This week’s letters

Women hindered by more than pay

I can relate to your article Women in HR lose out on pay and promotion, in
lots of ways, but I believe the problem goes far deeper (News, 7 January).
Length of service and age can also be huge obstacles for HR professionals,
particularly women.

I joined the profession at the age of 38, initially in the role of personnel
administrator, having had a secretarial background in the company.

The personnel manager at the time valued my interpersonal skills and
enthusiasm for being part of a team that cared about the business, and I
happily sat in that role for 18 months before being promoted to personnel

I was working for a large financial services company with more than 700 call
centre staff. My energy and passion for success drove me to succeed, and my reputation
went before me. I changed many things for the better – particularly in
behavioural training and recruitment.

Then, as all big companies do, we restructured the personnel team and
recruited a male HR controller – and boy did he control. He turned us into an
HR team, which was the right decision to make – but I became the sole survivor.

The controller told me that if I was to continue to survive, I’d have to
study for the CIPD qualification. It took four years on a part-time basis,
during which the HR controller left the company. I then worked under a
succession of male managers.

Despite more than 20 years’ experience within the company, I decided I
didn’t fit in with the new HR culture. The team expanded with the addition of
lots of young graduates and I felt undervalued. So, I moved to a company that
was almost 10 years behind in terms of HR strategies.

I have now been in this role for four years and still hold the position of
HR officer. I have experienced two managers and I am the longest serving member
of the team, the eldest and the most respected by the main bulk of employees.

My boss is now recruiting HR staff and is targeting young women in their 20s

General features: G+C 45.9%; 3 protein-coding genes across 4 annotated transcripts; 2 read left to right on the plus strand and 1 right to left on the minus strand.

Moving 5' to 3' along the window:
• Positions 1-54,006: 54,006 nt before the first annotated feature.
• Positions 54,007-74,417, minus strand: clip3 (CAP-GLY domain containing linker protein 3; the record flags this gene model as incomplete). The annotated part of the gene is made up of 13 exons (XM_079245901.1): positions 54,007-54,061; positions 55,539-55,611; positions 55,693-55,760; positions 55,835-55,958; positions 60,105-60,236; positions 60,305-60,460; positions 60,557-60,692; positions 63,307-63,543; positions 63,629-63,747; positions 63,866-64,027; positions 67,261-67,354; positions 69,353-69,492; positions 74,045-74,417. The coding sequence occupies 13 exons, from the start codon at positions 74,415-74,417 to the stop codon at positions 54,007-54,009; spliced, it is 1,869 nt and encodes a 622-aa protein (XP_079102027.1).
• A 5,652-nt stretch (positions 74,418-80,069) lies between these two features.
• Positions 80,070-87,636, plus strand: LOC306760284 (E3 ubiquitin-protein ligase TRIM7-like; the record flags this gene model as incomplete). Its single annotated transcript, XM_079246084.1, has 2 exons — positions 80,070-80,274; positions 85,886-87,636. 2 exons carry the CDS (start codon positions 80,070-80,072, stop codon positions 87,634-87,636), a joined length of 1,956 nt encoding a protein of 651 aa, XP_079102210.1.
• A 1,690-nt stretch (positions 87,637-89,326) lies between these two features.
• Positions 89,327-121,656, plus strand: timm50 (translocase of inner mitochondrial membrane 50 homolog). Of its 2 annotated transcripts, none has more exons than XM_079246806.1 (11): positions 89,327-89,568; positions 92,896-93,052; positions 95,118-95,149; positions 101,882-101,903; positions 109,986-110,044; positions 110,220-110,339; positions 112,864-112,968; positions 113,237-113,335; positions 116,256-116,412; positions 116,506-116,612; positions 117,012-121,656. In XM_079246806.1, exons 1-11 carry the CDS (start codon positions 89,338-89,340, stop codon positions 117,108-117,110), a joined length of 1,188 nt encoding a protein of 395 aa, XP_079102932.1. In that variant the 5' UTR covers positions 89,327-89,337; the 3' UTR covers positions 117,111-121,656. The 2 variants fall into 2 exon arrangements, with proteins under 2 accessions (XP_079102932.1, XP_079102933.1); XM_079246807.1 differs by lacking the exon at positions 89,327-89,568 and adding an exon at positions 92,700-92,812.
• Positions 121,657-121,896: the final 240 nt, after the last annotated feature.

– so here we go again.

I have raised a formal grievance with my manager, because although we get on
well, I think he is ignoring my expertise. At 47 years of age, I feel
threatened. Not only do women lose out on pay and promotion in HR, we are also
hindered by our length of service and age.

Name and address supplied

Stress not confined to the workplace

There are undoubtedly drivers of stress in the workplace and these are
highlighted in your front page article (News, 14 January).

But what was not mentioned, is the fact that in my experience work-related
stress is rarely in attributable solely to the workplace. It is nearly always
influenced by domestic and personal circumstances. The danger in ignoring this
is that it will become accepted wisdom that stress is solely an employment
problem to be remedied by increasing legislation and placing an unfair burden
on employers.

This will do little to tackle the other causes, which appear harder to
define and often seem to lie somewhere within society, individual expectations
and personal choices. It may be the case that because the workplace often makes
tangible demands on people operating in close proximity to each other, it
becomes the forum in which the symptoms of stress become more manifest.

However, although individuals may find a voice or a subconscious hook for
their issues at work, this belies the fact that in many cases, the real cause
lies elsewhere.

An examination of this complex issue and why it appears to be such a modern
affliction is definitely required. It is foolhardy to assume that yet more
legislation will prevent stress, when the roots of stress are not yet fully

Jane Thompson
HR adviser, RS Components UK

HSE will create a checklist mentality

Having worked in employee welfare for the past 18 years, I welcome the move
by the Health and Safety Executive (HSE) to place tough new stress management
standards on employers this year.

However, I am concerned that by simply imposing a new set of regulations,
the HSE will create a ‘checklist mentality’ among employers, leading them to
tackle stress from a regulatory point of view, rather than addressing the wider

Effective stress management is best driven from board-level down. Senior
managers must devote time and resources to looking at the causes of stress –
assessing how and why stress is created and how to reduce it.

Until a cultural change takes place at board level that acknowledges stress
as a legitimate concern, effective stress management will never be achieved.

The move by the HSE is certainly a step in the right direction, but we risk
reinforcing ‘sticking plaster’ measures against stresses that are currently
prevalent in the workplace, rather than aiming to prevent them in the first

Bruce Greenhalgh
Employee assistance manager, Accenture HR Services

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